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Dreams of joy : a novel
Lisa See
Adult Fiction SEE

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From Publishers' Weekly:

See revisits Shanghai Girls sisters Pearl and May in this surefire story of life in Communist China. Joy, the daughter Pearl has raised as her own in L.A., learns the truth about her parentage and flees to China to seek out her father and throw herself into the Communist cause, giving See ample opportunity to explore the People's Republic from an unlikely perspective as Joy reconnects with her artist father, Z.G. Li, and the two leave sophisticated Shanghai to go to the countryside, where Z.G., whose ironic view of politics is lost on naive Joy, has been sent to teach art to the peasants. Joy, full of political vigor, is slow to pick up on the harsh realities of communal life in late 1950s China, but the truth sinks in as Mao's drive to turn China into a major agriculture and manufacturing power backfires. Pearl, meanwhile, leaves L.A. on a perhaps perilous quest to find Joy. As always, See creates an immersive atmosphere-her rural China is far from postcard pretty-but Joy's education is a stellar example of finding new life in a familiar setup, and See's many readers will be pleased to see the continued development of Pearl and May's relationship. Looks like another hit. (May) (c) Copyright PWxyz, LLC. All rights reserved.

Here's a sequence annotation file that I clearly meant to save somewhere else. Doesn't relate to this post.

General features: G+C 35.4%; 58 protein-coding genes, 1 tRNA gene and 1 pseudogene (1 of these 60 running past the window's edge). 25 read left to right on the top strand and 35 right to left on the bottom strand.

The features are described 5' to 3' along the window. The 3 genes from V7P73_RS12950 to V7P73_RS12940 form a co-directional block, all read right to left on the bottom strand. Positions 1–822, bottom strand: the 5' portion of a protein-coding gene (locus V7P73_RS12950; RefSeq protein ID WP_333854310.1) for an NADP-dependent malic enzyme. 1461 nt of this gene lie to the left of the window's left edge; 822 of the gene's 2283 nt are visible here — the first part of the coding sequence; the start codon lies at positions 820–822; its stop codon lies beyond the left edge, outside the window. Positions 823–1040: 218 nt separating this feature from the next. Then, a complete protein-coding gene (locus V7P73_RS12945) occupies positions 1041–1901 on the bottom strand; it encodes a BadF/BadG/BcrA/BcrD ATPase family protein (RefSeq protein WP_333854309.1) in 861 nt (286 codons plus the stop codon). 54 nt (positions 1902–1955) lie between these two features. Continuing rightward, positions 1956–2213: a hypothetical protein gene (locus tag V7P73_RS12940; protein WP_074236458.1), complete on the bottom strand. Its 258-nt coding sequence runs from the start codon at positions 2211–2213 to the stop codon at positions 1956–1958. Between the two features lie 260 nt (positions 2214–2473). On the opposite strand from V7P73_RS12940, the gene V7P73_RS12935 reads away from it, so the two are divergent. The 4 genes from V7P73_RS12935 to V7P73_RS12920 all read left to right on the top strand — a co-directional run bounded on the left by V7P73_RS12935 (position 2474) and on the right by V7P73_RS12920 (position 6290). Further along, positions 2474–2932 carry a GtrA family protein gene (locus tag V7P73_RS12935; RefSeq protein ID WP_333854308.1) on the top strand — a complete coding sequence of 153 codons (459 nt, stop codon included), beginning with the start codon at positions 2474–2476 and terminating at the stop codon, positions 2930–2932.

From Library Journal:

This is the eagerly anticipated sequel to See's Shanghai Girls, and what a sequel it is! Continuing the story of Pearl and May Chin, who escaped the Japanese invasion of China during the 1930s, the novel centers on Joy, the daughter that both women have raised, one as aunt, one as mother. When 19-year-old Joy discovers the identity of her "real" mother, she returns to China in 1957. Readers will be drawn in as they experience Joy's life in Mao's Communist China: her life on a commune, starvation, love, oppression, and her fight to stay alive. It's this struggle for life that May and Pearl understand all too well, and it's what sends Pearl back to China. Pearl has the fierce mother love that allows her to disregard her own life to save her daughter. And that's the essential question: What makes a true mother? VERDICT Readers of historical fiction will appreciate the authentic details that See weaves into her novel. You don't have to read Shanghai Girls to love this book, but if you have, this sequel will make you want to reread its predecessor. [See Prepub Alert, 11/22/10; 14-city tour; library marketing; see the Q&A with See on p. 76.]-Marika Zemke, Commerce Twp. Community Lib., MI (c) Copyright 2011. Library Journals LLC, a wholly owned subsidiary of Media Source, Inc. No redistribution permitted.

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main characters Pearl
Chinese American
May's sister and Joy's mother; determined to save her daughter; follows Joy to Shanghai hoping for reconciliation.

Chinese American
Pearl's sister.

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Pearl's daughter; angry at her mom and aunt for keeping family secrets from her; ran away to Shanghai to find her birth father, an artist;, whom she becomes fascinated with; blinded by idealism and defiance; joins the New Society of China.

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